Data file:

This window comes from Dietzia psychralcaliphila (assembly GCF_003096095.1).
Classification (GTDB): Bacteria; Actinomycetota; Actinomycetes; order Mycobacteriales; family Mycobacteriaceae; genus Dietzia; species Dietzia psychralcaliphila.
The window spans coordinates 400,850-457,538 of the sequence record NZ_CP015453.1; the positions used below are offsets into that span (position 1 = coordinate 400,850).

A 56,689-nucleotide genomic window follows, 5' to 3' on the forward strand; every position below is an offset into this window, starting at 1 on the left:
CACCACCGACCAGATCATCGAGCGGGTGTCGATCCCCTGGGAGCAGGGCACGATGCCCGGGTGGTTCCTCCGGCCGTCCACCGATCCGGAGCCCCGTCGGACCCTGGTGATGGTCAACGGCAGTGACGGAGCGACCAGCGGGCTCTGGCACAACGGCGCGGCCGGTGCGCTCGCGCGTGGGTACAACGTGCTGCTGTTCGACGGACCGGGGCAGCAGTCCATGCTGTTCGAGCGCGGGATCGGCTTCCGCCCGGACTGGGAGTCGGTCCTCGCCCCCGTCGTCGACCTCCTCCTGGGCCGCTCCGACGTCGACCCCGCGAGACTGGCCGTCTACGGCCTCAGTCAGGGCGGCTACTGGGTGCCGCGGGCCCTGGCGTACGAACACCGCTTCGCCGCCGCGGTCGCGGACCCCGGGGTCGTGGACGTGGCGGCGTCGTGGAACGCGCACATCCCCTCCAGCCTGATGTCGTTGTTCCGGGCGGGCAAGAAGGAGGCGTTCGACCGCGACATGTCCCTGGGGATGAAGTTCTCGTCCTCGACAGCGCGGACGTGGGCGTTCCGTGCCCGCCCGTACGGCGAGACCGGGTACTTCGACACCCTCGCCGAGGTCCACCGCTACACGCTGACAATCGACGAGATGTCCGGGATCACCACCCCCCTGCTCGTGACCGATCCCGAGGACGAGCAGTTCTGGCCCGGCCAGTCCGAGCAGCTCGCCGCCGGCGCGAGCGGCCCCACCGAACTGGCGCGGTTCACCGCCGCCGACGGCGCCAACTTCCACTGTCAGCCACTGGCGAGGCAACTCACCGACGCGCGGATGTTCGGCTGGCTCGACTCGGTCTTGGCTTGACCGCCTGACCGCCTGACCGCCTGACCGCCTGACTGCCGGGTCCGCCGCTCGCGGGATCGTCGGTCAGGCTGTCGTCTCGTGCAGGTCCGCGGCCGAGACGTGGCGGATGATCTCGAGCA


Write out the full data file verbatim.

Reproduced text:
This window comes from Dietzia psychralcaliphila (assembly GCF_003096095.1).
Classification (GTDB): Bacteria; Actinomycetota; Actinomycetes; order Mycobacteriales; family Mycobacteriaceae; genus Dietzia; species Dietzia psychralcaliphila.
The window spans coordinates 400,850-457,538 of the sequence record NZ_CP015453.1; the positions used below are offsets into that span (position 1 = coordinate 400,850).

A 56,689-nucleotide genomic window follows, 5' to 3' on the forward strand; every position below is an offset into this window, starting at 1 on the left:
CACCACCGACCAGATCATCGAGCGGGTGTCGATCCCCTGGGAGCAGGGCACGATGCCCGGGTGGTTCCTCCGGCCGTCCACCGATCCGGAGCCCCGTCGGACCCTGGTGATGGTCAACGGCAGTGACGGAGCGACCAGCGGGCTCTGGCACAACGGCGCGGCCGGTGCGCTCGCGCGTGGGTACAACGTGCTGCTGTTCGACGGACCGGGGCAGCAGTCCATGCTGTTCGAGCGCGGGATCGGCTTCCGCCCGGACTGGGAGTCGGTCCTCGCCCCCGTCGTCGACCTCCTCCTGGGCCGCTCCGACGTCGACCCCGCGAGACTGGCCGTCTACGGCCTCAGTCAGGGCGGCTACTGGGTGCCGCGGGCCCTGGCGTACGAACACCGCTTCGCCGCCGCGGTCGCGGACCCCGGGGTCGTGGACGTGGCGGCGTCGTGGAACGCGCACATCCCCTCCAGCCTGATGTCGTTGTTCCGGGCGGGCAAGAAGGAGGCGTTCGACCGCGACATGTCCCTGGGGATGAAGTTCTCGTCCTCGACAGCGCGGACGTGGGCGTTCCGTGCCCGCCCGTACGGCGAGACCGGGTACTTCGACACCCTCGCCGAGGTCCACCGCTACACGCTGACAATCGACGAGATGTCCGGGATCACCACCCCCCTGCTCGTGACCGATCCCGAGGACGAGCAGTTCTGGCCCGGCCAGTCCGAGCAGCTCGCCGCCGGCGCGAGCGGCCCCACCGAACTGGCGCGGTTCACCGCCGCCGACGGCGCCAACTTCCACTGTCAGCCACTGGCGAGGCAACTCACCGACGCGCGGATGTTCGGCTGGCTCGACTCGGTCTTGGCTTGACCGCCTGACCGCCTGACCGCCTGACCGCCTGACTGCCGGGTCCGCCGCTCGCGGGATCGTCGGTCAGGCTGTCGTCTCGTGCAGGTCCGCGGCCGAGACGTGGCGGATGATCTCGAGCA